Earth’s own role as a life-supporting planet began maybe 3 billion years ago. Nobody knows exactly, but scientists do know that in a billion years or less the Sun will be too large and hot to allow the persistence of photosynthesis on Earth, and eventually the Sun will age into a red giant with a diameter the size of Earth’s orbit.
Some additional perspective: the primary rock formation on which most of Manhattan’s ranking skyscrapers repose—Manhattan Schist—is itself about a half billion years old. In The Bronx there are rocks 1.5 …
“We shape our tools and then our tools shape us,” wrote Father John Culkin, SJ, a Professor of Communication at Fordham and a colleague of Marshall McLuhan, whose magnum opus was Understanding Media: the Extensions of Man.
So: who — or what — are we, now that we are extended by, say, our phones?
Explained McLuhan, “All media are extensions of some human faculty — psychic or physical. The wheel is an extension of the foot.The book is an extension of the eye. Clothing, an extension of the skin. Electric curcuitry, an extension of the central nervous system. Media, by altering the environment, evoke in us unique ratios of sense perceptions. The extension of any one sense alters the way we think and act — the way we perceive the world. …
Privacy regulations are good, but without a clear understanding of them, plus enforcement, they can actually make things worse—especially if they start with the assumption that your privacy exists only as a grace only of other parties, and most of those parties are incentivized to violate it.
Exhibit A for how much worse things can get is the online advertising and publishing industry’s response to the EU’s GDPR (General Data Protection Regulation), which went into force in May of last year. Soon as that happened, websites everywhere put up “cookie notices” on the doors to their websites, requiring (or appearing to require) that visitors click “accept” to terms and privacy policies that in effect allow those entities to continue violating your privacy by harvesting, sharing, auctioning off and otherwise using your personal data, and data about you. …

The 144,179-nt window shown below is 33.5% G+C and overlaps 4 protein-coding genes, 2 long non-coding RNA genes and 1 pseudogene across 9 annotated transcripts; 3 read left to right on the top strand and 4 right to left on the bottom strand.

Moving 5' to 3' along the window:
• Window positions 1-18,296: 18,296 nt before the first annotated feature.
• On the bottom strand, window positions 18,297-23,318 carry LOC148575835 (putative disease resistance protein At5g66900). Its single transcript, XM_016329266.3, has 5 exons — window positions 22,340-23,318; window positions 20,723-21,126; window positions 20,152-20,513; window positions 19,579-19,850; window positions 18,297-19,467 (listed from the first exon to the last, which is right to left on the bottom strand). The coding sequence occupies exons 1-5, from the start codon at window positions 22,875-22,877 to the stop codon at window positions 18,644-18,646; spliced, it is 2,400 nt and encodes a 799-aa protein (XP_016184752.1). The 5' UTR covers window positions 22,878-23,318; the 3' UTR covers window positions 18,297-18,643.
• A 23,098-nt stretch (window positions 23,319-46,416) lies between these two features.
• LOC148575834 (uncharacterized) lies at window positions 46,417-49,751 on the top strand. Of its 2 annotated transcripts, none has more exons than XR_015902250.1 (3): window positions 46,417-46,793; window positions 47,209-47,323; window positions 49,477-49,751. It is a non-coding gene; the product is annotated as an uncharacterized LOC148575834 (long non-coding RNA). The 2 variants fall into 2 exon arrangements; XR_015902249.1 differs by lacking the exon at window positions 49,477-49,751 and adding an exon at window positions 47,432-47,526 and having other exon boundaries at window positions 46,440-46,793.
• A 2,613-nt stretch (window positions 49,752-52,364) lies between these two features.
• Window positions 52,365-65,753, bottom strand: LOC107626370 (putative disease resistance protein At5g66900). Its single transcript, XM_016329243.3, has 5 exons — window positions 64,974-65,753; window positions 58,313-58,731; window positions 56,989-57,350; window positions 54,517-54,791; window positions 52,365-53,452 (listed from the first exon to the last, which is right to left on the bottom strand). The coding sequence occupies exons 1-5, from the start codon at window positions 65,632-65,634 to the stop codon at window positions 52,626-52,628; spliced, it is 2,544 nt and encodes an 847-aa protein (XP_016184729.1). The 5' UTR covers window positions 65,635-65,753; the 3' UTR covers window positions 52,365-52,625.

The following lives in continuous draft form at the ProjectVRM wiki. Improvements are welcome. (Details in the Call to Action at the bottom.)
The purpose of this manifesto is to encourage and guide development of tools that enhance and extend people’s ability to protect and project their privacy in the online world.
We have used such tools in the natural world for as long as we’ve had the privacy technologies called clothing and shelter, and social norms for signaling and respecting personal intentions around privacy. …
Don’t think about what’s wrong on the Web. Think about what pays for it. Better yet, look at it.
Start by installing Privacy Badger in your browser. Then look at what it tells you about every site you visit. With very few exceptions† (e.g. Internet Archive and Wikipedia), all are putting tracking beacons (the wurst cookie flavor) in your browser. These then announce your presence to many third parties, mostly unknown and all unseen, at nearly every subsequent site you visit, so you can be followed and profiled and advertised at. And your profile might be used for purposes other than advertising. …
The Spinner* (with the asterisk, which I’ll henceforth drop) is “a service that enables you to subconsciously influence a specific person, by controlling the content on the websites he or she usually visits.” Meaning you can hire The Spinner to manipulate another person. It works like this:
The Aspen Institute just published a 180-page report by the Knight Commission on Trust, Media and Democracy titled (in all caps) CRISIS IN DEMOCRACY: RENEWING TRUST IN AMERICA. Its Call to Action concludes with the that screen-grab above.
This is good. Real good. Having Aspen and Knight endorse personal sovereignty as a necessity for solving the crises of democracy and trust also means they endorse what we’ve been pushing forward at ProjectVRM for more than a dozen years.
Since the report says (on page 73) we need to “use technology to enhance journalism’s roles in fostering democracy,” and that “news companies need to embrace technology to support their mission and achieve sustainability,” it should help to bring up the innovation we proposed in an application for a Knight News Challenge grant in 2011. This innovation was, and still is, called EmanciPay. It’s a citizen-sovereign way to pay for news, plus all forms of creative production where there is both demand and failing or absent sources of funding. …
This is a game for our time. I play it on New York and Boston subways, but you can play it anywhere everybody in a crowd is staring at their personal rectangle.
I call it Rectangle Bingo.
Here’s how you play. At the moment when everyone is staring down at their personal rectangle, you shoot a pano of the whole scene. Nobody will see you because they’re not present: they’re absorbed in rectangular worlds outside their present space/time.
Then you post your pano somewhere search engines will find it, and hashtag it #RectangularBingo.
Then, together, we’ll think up some way to recognize winners.
Originally published at blogs.harvard.edu on January 21, 2019.